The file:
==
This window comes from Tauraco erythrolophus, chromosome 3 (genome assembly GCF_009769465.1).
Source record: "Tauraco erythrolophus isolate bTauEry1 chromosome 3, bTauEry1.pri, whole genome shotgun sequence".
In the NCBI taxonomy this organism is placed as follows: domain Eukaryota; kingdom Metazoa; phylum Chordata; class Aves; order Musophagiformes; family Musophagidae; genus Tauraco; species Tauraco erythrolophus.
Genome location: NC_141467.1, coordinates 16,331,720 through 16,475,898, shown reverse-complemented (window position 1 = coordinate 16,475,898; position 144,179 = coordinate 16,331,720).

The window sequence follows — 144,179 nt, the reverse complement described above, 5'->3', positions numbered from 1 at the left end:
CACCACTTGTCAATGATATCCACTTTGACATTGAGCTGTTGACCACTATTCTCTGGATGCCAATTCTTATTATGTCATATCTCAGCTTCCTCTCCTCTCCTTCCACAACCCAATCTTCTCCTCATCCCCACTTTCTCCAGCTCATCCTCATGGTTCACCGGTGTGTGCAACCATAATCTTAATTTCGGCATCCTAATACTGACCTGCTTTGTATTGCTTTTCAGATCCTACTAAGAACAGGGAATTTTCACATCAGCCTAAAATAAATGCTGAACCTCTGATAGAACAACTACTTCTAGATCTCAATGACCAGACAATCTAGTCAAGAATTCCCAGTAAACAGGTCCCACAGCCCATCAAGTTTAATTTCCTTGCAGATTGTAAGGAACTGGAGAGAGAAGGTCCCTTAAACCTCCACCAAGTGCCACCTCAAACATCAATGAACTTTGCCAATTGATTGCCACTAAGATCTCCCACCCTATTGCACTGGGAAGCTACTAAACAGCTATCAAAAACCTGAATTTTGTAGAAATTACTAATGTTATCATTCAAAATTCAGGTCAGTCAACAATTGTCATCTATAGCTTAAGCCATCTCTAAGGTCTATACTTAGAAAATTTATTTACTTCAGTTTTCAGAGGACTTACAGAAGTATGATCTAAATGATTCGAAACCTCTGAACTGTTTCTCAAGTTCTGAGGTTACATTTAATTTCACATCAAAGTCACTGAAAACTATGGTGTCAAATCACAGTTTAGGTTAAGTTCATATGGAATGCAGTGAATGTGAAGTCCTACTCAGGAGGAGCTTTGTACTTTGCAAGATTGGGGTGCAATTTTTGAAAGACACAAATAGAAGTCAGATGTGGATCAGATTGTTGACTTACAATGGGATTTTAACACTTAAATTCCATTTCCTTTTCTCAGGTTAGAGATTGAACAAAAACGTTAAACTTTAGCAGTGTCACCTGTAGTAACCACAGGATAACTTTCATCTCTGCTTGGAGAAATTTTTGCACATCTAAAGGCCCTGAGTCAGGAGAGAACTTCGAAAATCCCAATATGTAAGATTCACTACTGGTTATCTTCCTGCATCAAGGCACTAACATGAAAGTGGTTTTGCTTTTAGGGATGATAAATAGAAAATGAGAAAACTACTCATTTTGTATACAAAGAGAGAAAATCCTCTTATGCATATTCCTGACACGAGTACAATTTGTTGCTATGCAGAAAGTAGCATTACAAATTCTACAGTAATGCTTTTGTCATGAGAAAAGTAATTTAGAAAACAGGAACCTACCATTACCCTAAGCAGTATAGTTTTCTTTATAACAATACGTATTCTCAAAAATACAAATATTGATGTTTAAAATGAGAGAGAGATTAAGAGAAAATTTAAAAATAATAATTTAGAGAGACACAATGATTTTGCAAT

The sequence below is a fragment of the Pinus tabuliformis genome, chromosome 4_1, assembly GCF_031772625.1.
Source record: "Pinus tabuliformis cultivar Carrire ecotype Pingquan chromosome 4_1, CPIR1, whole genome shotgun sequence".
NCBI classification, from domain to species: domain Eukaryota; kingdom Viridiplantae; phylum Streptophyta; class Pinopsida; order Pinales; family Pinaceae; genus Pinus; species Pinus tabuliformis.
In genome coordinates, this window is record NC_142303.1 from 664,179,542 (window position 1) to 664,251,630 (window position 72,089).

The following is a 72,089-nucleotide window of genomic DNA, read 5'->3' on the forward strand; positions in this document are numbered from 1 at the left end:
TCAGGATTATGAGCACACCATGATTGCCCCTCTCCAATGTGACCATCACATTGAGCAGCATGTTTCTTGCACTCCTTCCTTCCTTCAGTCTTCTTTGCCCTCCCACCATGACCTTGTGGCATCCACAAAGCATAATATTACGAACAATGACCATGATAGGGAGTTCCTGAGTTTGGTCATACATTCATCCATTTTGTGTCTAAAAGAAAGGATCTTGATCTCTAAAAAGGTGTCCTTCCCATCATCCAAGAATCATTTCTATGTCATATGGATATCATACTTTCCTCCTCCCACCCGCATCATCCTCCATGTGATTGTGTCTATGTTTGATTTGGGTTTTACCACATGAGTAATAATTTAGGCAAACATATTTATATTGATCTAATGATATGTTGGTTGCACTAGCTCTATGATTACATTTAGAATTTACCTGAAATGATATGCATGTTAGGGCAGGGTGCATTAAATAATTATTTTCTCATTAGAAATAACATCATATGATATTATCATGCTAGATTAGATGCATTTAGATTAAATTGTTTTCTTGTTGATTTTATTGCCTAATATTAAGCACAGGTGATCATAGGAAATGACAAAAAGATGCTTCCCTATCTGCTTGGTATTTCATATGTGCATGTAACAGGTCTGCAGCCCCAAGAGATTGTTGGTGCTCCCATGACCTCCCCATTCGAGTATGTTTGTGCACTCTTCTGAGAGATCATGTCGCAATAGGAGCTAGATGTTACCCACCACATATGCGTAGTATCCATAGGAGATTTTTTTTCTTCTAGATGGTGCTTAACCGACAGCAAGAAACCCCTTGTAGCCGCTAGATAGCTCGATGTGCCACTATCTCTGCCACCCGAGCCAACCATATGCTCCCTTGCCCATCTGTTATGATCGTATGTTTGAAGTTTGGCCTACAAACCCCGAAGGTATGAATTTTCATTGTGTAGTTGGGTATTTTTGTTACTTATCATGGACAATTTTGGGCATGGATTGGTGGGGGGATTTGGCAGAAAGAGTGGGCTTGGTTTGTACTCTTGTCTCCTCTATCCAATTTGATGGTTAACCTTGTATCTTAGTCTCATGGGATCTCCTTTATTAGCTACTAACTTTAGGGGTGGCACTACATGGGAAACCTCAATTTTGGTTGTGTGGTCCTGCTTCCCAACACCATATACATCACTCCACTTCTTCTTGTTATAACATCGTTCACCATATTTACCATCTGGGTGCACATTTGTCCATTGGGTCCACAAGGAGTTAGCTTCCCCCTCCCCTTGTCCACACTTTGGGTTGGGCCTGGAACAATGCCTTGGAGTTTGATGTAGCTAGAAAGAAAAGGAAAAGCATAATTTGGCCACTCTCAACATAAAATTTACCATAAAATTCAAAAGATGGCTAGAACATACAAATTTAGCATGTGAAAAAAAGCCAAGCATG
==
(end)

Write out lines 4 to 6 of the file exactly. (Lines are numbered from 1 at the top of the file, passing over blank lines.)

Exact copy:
Genome location: NC_141467.1, coordinates 16,331,720 through 16,475,898, shown reverse-complemented (window position 1 = coordinate 16,475,898; position 144,179 = coordinate 16,331,720).

The window sequence follows — 144,179 nt, the reverse complement described above, 5'->3', positions numbered from 1 at the left end:
CACCACTTGTCAATGATATCCACTTTGACATTGAGCTGTTGACCACTATTCTCTGGATGCCAATTCTTATTATGTCATATCTCAGCTTCCTCTCCTCTCCTTCCACAACCCAATCTTCTCCTCATCCCCACTTTCTCCAGCTCATCCTCATGGTTCACCGGTGTGTGCAACCATAATCTTAATTTCGGCATCCTAATACTGACCTGCTTTGTATTGCTTTTCAGATCCTACTAAGAACAGGGAATTTTCACATCAGCCTAAAATAAATGCTGAACCTCTGATAGAACAACTACTTCTAGATCTCAATGACCAGACAATCTAGTCAAGAATTCCCAGTAAACAGGTCCCACAGCCCATCAAGTTTAATTTCCTTGCAGATTGTAAGGAACTGGAGAGAGAAGGTCCCTTAAACCTCCACCAAGTGCCACCTCAAACATCAATGAACTTTGCCAATTGATTGCCACTAAGATCTCCCACCCTATTGCACTGGGAAGCTACTAAACAGCTATCAAAAACCTGAATTTTGTAGAAATTACTAATGTTATCATTCAAAATTCAGGTCAGTCAACAATTGTCATCTATAGCTTAAGCCATCTCTAAGGTCTATACTTAGAAAATTTATTTACTTCAGTTTTCAGAGGACTTACAGAAGTATGATCTAAATGATTCGAAACCTCTGAACTGTTTCTCAAGTTCTGAGGTTACATTTAATTTCACATCAAAGTCACTGAAAACTATGGTGTCAAATCACAGTTTAGGTTAAGTTCATATGGAATGCAGTGAATGTGAAGTCCTACTCAGGAGGAGCTTTGTACTTTGCAAGATTGGGGTGCAATTTTTGAAAGACACAAATAGAAGTCAGATGTGGATCAGATTGTTGACTTACAATGGGATTTTAACACTTAAATTCCATTTCCTTTTCTCAGGTTAGAGATTGAACAAAAACGTTAAACTTTAGCAGTGTCACCTGTAGTAACCACAGGATAACTTTCATCTCTGCTTGGAGAAATTTTTGCACATCTAAAGGCCCTGAGTCAGGAGAGAACTTCGAAAATCCCAATATGTAAGATTCACTACTGGTTATCTTCCTGCATCAAGGCACTAACATGAAAGTGGTTTTGCTTTTAGGGATGATAAATAGAAAATGAGAAAACTACTCATTTTGTATACAAAGAGAGAAAATCCTCTTATGCATATTCCTGACACGAGTACAATTTGTTGCTATGCAGAAAGTAGCATTACAAATTCTACAGTAATGCTTTTGTCATGAGAAAAGTAATTTAGAAAACAGGAACCTACCATTACCCTAAGCAGTATAGTTTTCTTTATAACAATACGTATTCTCAAAAATACAAATATTGATGTTTAAAATGAGAGAGAGATTAAGAGAAAATTTAAAAATAATAATTTAGAGAGACACAATGATTTTGCAAT